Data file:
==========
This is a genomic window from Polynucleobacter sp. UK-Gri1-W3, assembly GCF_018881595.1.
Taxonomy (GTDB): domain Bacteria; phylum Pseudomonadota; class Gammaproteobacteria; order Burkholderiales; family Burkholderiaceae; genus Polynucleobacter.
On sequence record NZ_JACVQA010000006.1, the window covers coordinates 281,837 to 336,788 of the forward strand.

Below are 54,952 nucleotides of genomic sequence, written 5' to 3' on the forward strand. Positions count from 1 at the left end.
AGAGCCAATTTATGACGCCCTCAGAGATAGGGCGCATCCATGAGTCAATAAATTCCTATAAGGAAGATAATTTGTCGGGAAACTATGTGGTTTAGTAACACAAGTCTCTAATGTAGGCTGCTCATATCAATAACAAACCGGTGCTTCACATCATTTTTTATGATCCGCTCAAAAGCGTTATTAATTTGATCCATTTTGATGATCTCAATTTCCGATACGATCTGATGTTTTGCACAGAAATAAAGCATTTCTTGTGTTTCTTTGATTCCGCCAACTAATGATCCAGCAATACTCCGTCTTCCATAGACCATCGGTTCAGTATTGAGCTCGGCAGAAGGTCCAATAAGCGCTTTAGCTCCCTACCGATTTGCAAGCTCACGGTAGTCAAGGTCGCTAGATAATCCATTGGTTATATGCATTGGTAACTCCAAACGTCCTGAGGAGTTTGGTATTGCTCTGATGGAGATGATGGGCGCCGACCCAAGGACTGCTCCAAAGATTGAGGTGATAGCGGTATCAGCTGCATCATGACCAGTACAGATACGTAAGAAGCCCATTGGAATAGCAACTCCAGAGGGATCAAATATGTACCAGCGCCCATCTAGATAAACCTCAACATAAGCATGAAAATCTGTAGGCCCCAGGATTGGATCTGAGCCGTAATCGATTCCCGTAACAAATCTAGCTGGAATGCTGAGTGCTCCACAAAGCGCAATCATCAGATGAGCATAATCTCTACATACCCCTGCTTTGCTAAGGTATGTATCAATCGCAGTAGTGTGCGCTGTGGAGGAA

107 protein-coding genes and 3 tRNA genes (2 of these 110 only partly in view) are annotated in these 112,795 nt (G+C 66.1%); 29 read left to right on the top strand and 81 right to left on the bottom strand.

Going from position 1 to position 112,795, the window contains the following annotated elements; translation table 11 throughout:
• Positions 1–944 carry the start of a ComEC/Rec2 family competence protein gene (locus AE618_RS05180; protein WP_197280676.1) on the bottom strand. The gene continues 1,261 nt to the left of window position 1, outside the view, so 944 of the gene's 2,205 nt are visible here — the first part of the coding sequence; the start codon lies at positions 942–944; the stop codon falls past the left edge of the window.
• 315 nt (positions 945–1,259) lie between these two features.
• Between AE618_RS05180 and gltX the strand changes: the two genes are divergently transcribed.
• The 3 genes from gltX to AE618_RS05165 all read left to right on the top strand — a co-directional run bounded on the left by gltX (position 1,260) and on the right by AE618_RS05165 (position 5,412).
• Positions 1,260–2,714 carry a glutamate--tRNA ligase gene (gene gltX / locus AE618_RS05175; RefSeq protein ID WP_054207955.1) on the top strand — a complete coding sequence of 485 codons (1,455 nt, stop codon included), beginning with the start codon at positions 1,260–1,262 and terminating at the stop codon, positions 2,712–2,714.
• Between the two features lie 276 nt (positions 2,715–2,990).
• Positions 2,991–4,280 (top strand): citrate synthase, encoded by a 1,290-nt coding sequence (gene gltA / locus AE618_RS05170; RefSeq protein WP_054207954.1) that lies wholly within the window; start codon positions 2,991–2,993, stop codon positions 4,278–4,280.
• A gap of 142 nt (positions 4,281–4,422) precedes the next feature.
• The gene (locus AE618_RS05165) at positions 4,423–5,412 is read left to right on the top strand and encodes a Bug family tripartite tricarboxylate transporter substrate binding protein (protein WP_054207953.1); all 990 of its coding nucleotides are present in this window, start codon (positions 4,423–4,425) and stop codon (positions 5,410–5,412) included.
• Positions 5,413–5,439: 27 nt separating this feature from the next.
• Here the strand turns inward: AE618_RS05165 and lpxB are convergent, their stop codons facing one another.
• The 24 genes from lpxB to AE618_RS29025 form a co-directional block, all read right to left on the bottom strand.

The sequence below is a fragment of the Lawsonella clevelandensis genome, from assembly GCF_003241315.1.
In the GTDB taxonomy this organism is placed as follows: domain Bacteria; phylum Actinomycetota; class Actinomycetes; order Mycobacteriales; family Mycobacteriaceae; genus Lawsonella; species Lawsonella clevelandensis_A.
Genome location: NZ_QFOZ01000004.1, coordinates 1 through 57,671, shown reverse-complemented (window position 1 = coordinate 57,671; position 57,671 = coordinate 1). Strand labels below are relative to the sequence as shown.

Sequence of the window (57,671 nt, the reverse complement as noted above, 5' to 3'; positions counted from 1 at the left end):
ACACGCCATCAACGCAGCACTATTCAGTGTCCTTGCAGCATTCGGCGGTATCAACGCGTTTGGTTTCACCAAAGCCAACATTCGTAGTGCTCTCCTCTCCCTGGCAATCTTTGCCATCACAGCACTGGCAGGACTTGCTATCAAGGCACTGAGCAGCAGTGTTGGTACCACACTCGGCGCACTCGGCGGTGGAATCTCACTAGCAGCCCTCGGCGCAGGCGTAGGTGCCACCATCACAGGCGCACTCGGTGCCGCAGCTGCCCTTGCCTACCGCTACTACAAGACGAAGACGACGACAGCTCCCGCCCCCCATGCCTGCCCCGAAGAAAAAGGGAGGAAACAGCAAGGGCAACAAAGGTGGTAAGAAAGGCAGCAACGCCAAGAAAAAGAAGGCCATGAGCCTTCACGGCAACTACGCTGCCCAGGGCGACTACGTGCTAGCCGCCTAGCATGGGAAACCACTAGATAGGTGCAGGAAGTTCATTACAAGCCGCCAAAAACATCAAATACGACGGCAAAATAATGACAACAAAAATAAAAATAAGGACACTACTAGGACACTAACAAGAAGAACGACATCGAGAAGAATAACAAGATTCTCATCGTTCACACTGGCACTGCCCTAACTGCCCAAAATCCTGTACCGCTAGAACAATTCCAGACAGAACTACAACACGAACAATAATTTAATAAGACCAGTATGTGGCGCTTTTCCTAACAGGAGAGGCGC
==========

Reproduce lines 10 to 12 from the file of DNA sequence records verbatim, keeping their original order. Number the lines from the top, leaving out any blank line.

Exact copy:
• Between AE618_RS05180 and gltX the strand changes: the two genes are divergently transcribed.
• The 3 genes from gltX to AE618_RS05165 all read left to right on the top strand — a co-directional run bounded on the left by gltX (position 1,260) and on the right by AE618_RS05165 (position 5,412).
• Positions 1,260–2,714 carry a glutamate--tRNA ligase gene (gene gltX / locus AE618_RS05175; RefSeq protein ID WP_054207955.1) on the top strand — a complete coding sequence of 485 codons (1,455 nt, stop codon included), beginning with the start codon at positions 1,260–1,262 and terminating at the stop codon, positions 2,712–2,714.